Ferguson Marine £87,000 bonus payments ‘unacceptable’ – Audit Scotland

Public spending watchdogs have condemned £87,000 of bonus payments to senior managers at Ferguson Marine as they raised fresh doubts about the completion dates and costs of two hugely-delayed ferries and the future of the Port Glasgow shipyard.

Audit Scotland said on Tuesday it was unclear how the performance of the six staff who had received payments had been assessed or whether “appropriate frameworks and governance” were in place when they were made in 2021/22, under the yard’s previous management.

The watchdog said the managers had been paid bonuses totalling 17.5 per cent of their basic salaries on the recommendation of the yard’s then-turnaround director Tim Hair. It said he was paid more than £660,000, including expenses, in 2021/22, but did not receive any bonus.

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Audit Scotland said Ferguson Marine should have informed or sought Scottish Government approval for the bonus payments “as a matter of good practice and governance”. The Scottish Government said it was concerned at that failure.

Glen Sannox is currently due to be completed by May. Picture: John DevlinGlen Sannox is currently due to be completed by May. Picture: John Devlin
Glen Sannox is currently due to be completed by May. Picture: John Devlin

Auditor General for Scotland Stephen Boyle said: “It is unacceptable that performance bonuses were awarded to senior managers at the shipyard, without proper governance for such payments. The Scottish Government needs to make sure its rules over pay are followed by this public body.”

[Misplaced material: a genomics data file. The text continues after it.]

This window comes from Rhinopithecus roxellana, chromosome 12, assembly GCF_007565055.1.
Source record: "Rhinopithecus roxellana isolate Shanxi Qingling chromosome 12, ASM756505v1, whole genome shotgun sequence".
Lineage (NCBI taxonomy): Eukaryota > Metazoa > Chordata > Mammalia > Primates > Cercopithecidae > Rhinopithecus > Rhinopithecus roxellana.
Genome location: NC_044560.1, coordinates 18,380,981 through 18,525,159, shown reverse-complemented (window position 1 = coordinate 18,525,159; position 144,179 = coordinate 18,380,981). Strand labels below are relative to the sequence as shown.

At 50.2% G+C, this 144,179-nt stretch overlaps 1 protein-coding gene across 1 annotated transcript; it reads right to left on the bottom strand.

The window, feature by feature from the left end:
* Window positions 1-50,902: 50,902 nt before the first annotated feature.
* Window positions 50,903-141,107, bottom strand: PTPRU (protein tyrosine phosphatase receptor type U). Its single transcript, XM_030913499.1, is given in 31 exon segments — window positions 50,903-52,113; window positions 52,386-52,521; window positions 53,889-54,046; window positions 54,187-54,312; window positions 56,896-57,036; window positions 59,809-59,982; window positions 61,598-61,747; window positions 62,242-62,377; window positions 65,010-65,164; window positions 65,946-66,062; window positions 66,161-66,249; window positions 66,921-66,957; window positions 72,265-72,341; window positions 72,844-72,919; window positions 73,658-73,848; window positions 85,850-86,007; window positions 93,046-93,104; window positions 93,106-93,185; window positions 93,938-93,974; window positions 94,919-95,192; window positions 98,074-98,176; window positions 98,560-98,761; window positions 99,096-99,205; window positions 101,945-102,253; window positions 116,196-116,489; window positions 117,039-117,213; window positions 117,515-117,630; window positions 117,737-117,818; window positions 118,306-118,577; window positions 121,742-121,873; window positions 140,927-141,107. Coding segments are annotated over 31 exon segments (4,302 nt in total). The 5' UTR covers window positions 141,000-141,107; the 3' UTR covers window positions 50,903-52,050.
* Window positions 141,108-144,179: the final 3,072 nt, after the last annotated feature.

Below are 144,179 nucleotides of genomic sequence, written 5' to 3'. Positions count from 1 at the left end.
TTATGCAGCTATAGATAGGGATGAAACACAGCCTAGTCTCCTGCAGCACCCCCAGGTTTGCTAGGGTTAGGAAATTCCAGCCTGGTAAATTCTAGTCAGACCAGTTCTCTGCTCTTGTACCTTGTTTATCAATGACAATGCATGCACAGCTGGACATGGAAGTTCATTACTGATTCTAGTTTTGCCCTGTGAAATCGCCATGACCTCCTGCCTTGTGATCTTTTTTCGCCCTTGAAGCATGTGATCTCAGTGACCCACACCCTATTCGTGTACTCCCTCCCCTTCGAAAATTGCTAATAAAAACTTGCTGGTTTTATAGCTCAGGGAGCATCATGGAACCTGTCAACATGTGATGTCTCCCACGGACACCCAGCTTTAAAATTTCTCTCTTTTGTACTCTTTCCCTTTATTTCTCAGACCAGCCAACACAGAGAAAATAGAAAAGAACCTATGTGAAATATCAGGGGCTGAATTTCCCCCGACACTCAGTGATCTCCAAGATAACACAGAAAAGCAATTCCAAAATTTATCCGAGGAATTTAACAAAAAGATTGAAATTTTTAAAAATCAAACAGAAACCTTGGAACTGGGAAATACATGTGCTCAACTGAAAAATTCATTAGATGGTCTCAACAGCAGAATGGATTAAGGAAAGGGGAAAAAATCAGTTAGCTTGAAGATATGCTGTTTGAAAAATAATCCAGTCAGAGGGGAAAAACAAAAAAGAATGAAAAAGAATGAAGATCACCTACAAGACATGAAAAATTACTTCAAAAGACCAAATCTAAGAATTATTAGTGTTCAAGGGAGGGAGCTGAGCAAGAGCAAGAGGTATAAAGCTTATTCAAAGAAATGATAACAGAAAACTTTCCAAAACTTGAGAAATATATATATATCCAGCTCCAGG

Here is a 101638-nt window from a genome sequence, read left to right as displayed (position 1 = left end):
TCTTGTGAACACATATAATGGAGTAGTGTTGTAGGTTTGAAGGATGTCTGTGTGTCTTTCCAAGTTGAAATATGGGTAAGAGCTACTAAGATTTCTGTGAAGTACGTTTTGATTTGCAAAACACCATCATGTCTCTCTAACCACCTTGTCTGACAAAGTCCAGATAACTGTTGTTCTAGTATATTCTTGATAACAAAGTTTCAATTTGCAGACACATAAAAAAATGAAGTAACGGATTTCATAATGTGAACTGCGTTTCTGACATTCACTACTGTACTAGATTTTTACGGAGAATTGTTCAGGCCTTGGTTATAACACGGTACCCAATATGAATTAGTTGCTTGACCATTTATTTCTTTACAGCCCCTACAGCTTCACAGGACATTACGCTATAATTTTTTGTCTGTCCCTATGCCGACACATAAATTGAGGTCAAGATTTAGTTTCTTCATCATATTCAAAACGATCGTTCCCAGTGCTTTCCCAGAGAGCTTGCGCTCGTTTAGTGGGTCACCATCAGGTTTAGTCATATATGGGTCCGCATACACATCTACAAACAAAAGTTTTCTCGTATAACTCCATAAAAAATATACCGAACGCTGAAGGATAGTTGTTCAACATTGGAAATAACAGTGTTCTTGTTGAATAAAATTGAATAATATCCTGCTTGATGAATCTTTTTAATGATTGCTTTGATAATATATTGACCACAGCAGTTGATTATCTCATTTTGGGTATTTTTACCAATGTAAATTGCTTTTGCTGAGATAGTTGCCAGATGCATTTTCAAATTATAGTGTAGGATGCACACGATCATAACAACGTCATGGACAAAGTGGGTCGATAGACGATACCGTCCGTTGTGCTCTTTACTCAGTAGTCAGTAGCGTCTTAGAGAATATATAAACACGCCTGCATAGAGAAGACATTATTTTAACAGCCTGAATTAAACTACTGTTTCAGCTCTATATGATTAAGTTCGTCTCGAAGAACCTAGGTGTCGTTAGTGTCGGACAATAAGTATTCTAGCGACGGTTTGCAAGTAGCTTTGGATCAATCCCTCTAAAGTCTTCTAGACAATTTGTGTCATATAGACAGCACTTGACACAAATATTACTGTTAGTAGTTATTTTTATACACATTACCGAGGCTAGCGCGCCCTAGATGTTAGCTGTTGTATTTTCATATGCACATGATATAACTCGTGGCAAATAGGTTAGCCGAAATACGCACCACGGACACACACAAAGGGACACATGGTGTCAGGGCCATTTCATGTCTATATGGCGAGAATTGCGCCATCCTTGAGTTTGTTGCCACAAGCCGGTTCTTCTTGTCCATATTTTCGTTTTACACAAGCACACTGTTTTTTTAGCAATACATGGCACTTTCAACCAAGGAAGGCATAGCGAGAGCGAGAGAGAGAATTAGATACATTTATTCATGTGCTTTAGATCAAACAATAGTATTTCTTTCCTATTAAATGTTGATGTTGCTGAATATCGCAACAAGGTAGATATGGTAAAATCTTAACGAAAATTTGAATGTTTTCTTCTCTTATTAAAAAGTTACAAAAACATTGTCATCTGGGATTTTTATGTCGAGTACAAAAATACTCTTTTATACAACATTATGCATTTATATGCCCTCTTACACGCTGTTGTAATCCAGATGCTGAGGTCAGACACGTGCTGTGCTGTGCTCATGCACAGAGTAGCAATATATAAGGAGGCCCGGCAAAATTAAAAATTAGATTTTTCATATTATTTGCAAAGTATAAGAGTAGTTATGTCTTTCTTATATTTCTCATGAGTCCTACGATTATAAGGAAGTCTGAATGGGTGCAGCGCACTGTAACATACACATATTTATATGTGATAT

He also raised fresh doubts about the final cost and completion dates of the two ferries being built at the yard, which the Scottish Government took over in 2019. The vessels are already five years late. The first, Glen Sannox, is currently due to be delivered to CalMac by May.

Audit Scotland said the cost “remains uncertain”, with the latest estimates suggesting some £9.5 million of further funding is required, which would bring the total to £293m. That is three times the original contract price and includes previous Scottish Government top-ups over the past two years.

The watchdog added: “There is also doubt about the longer-term viability of the shipyard, despite sustained investment by the Scottish Government. Further investment in the shipyard and workforce are also needed to help secure future contracts.”

Mr Boyle said: “It is deeply concerning that the costs to complete these ferries have continued to escalate, whilst the island communities these boats are meant to serve remain significantly impacted. Despite substantial sums of public money being invested, there is still no certainty over how much the ferries will cost, when they will be ready or whether the shipyard has a viable future.”